By Turbo - @TurboHodl
Austrian Economics is an ever-growing school of thought, and Bitcoin it is the catalyst that introduces many to it. Whether someone loves or hates Bitcoin, the discovery itself begs the question “what is money?” This question sets in motion a domino effect of many other questions about the economy, the state, and social order. For many, this paradigm shift feels chaotic, because everything that used to make sense about the world no longer does. When the legitimacy of money, media, and politicians becomes blurred, Austrian Economics acts as a set of glasses to understand reality and see clearly. This system of thinking is not to be a framework for understanding the morality of any institution or action, but as a methodical way to explain how the world works.
This step toward further realization of truth can be a daunting task. Whether someone understands little or much about how the market works, relearning economics can be an intimidating undertaking. There are countless books, articles, podcast, and videos to watch about Austrian Economics – where do you begin? When I started to do my own research, I ran into this problem and did not know what was best or who to listen to. I reached out to people, but the few resources they gave me still left me confused. The goal of this post is not to present a deep understanding of Austrian Economics but to help people get to the starting line and headed in the right direction.
Any economic school of thought is an approach that desires to explain how the world works. For more information on the similarities and differences, Wikipedia lists 29 schools of economic thought in total, and the Mises Institute created a graph that compares nine prominent schools of economic thought.
A basic definition of Austrian Economics is a system of thinking that focuses on theory rather than history or data. It concentrates on how individuals will make decisions based on the subjective value they find in any given product, service, etc. These are seven key terms and ideas to begin with:
o Methodological Individualism – All social phenomenon in society come from individual action (praxeology).
o Dynamic Analysis – Examining the world the way it is – based in reality – without using aggregates, charts, or models.
o Reasoning to Achieve Ends – Looking at how to achieve a goal rather than scientific rationalism. An individual will act on what they want or need in any given moment. There is no need for scientific and mathematical equations to calculate what a given outcome will be.
o Opportunity Cost – The foregoing of potential returns by choosing a different option.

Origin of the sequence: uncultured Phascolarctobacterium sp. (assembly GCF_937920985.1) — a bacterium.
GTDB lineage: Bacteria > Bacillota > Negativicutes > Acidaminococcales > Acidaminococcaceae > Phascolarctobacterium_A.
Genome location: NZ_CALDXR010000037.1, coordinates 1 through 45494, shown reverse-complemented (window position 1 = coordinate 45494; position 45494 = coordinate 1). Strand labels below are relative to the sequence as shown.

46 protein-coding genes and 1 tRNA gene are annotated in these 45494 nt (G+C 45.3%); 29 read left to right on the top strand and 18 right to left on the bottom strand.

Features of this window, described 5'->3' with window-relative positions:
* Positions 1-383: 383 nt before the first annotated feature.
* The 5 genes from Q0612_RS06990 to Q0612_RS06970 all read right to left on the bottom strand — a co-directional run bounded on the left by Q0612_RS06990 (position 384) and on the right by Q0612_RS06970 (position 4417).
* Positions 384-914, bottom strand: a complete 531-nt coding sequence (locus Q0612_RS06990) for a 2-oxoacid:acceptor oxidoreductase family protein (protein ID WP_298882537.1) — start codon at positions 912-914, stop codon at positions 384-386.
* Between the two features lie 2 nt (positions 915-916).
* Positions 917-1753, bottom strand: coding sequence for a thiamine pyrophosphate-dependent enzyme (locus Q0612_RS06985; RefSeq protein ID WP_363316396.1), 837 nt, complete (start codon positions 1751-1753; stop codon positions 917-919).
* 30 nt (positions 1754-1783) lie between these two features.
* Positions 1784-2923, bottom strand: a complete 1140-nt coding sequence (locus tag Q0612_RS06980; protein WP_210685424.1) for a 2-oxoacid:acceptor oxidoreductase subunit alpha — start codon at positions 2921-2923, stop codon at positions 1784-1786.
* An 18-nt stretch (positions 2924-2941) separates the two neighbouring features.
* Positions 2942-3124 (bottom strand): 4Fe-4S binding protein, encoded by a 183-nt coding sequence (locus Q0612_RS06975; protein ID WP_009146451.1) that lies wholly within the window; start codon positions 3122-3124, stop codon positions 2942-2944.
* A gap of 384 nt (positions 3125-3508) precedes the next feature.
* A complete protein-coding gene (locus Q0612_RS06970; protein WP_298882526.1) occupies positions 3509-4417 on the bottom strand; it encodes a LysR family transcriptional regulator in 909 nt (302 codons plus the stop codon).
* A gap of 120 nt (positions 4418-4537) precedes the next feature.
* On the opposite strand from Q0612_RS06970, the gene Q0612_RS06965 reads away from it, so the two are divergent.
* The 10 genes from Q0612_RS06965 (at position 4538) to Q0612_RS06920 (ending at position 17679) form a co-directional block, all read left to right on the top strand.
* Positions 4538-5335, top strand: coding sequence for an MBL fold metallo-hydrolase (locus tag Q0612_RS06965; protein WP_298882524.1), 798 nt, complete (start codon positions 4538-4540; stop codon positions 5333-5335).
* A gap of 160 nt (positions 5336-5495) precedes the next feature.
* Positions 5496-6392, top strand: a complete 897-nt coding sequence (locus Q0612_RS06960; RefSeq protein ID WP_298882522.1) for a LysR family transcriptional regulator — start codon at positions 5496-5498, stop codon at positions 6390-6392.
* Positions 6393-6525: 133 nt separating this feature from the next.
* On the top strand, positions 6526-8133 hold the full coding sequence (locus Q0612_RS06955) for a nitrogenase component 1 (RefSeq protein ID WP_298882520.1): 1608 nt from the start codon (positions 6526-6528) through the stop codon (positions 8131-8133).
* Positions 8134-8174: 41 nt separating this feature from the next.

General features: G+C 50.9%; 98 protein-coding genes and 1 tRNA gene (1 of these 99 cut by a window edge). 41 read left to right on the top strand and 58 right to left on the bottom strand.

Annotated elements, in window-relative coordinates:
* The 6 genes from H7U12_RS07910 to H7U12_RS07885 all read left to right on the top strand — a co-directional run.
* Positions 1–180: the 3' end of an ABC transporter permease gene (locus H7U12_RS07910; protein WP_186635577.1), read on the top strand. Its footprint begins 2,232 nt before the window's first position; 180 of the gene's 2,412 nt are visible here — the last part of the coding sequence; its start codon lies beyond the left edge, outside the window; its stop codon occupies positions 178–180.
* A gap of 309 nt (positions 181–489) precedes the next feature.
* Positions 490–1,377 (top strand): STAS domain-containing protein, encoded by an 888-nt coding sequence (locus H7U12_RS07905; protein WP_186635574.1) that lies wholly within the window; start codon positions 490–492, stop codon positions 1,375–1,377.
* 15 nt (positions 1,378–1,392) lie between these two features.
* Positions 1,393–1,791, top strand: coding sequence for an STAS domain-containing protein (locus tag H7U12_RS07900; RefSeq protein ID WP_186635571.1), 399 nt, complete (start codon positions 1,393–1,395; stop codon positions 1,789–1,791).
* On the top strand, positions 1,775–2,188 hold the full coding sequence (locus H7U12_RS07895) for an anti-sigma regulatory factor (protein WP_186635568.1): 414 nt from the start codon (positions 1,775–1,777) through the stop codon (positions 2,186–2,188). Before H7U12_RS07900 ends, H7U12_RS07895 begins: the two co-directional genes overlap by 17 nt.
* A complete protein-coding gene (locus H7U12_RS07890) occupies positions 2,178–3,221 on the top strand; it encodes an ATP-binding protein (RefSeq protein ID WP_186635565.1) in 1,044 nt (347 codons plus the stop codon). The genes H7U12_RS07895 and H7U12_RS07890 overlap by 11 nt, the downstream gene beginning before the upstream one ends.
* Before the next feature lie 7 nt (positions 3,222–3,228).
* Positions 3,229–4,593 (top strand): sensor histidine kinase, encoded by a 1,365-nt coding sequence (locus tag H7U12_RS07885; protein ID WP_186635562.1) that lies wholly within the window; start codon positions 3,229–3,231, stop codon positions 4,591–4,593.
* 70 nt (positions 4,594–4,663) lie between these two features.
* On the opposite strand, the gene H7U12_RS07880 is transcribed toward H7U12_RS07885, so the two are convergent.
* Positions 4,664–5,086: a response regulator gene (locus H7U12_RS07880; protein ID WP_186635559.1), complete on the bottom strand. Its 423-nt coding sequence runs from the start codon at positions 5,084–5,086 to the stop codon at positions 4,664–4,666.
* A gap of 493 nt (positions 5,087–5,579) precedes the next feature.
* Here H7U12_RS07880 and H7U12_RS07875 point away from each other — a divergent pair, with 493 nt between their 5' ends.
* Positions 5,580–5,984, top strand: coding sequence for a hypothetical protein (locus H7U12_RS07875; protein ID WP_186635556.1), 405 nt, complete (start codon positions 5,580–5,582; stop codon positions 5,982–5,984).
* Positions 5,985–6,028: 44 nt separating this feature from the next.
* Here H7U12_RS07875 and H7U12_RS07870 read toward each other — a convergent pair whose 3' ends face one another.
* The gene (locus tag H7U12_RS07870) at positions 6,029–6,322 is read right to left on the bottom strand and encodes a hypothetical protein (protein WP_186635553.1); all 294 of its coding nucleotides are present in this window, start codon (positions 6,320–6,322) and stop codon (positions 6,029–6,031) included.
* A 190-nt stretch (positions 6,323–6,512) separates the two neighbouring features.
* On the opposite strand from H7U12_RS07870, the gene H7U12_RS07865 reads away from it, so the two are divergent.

o Subjective Value – The value of a good is determined by the importance of acting individual places on a good for the achievement of the desired ends.
o Marginal Utility – The benefit gained from consuming one additional product or service.
o Alternative Costs – Costs that attract resources away from their next most beneficial use.
Again, start here to understand Austrian Economics, but do not take this as a complete explanation. Perhaps in a future post I will enhance on these definitions, but even a simple understanding of them creates a solid foundation to build on. To continue learning, read the following recommended resources to develop these ideas further. While not extensive, this list of resources will be great tools in the exploration of Austrian Economics.
o An Introduction to Austrian Economics (Releases 12/27) – Orange Pill Addicts Podcast with Stephan Livera
o An Introduction to Austrian Economics by Thomas C. Taylor (Free PDF book at Mises.org)
o Visit Mises.org for free and helpful resources
For those ready to graduate to the next level:
o Principles of Economics by Carl Menger (Free PDF book at Mises.org)
o Human Action (Free PDF book at Mises.org) by Ludwig von Mises
o The Road to Serfdom (Free PDF at Archive.org) by Friedrich von Hayek
o Making Economic Sense (Free PDF at Mises.org) by Murray N. Rothbard
o Basic Economics by Thomas Sowell (Free PDF book at Academia.edu)
This list is not exhaustive, but they all are great resources that can help digest the evolution of Austrian thought, which Menger kicked off in 1871. If there is one author that makes better since than others, then read more of their works – all of them are great thinkers! Furthermore, find most of these authors’ works for free at Mises.org. The rabbit hole is never ending, so do not be discouraged and continue to ask questions.
 “Intro to Austrian Economics W/ Willem Cornax.” YouTube, Bitcoin Magazine, 21 Oct. 2022, https://youtu.be/myOAt1454a0.
 Taylor, Thomas C. “An Introduction to Austrian Economics.” Mises Institute, 18 Aug. 2014, https://mises.org/library/introduction-austrian-economics.
Originally published on The Weekly Dose at orangepilladdicts.com on December 22, 2022.
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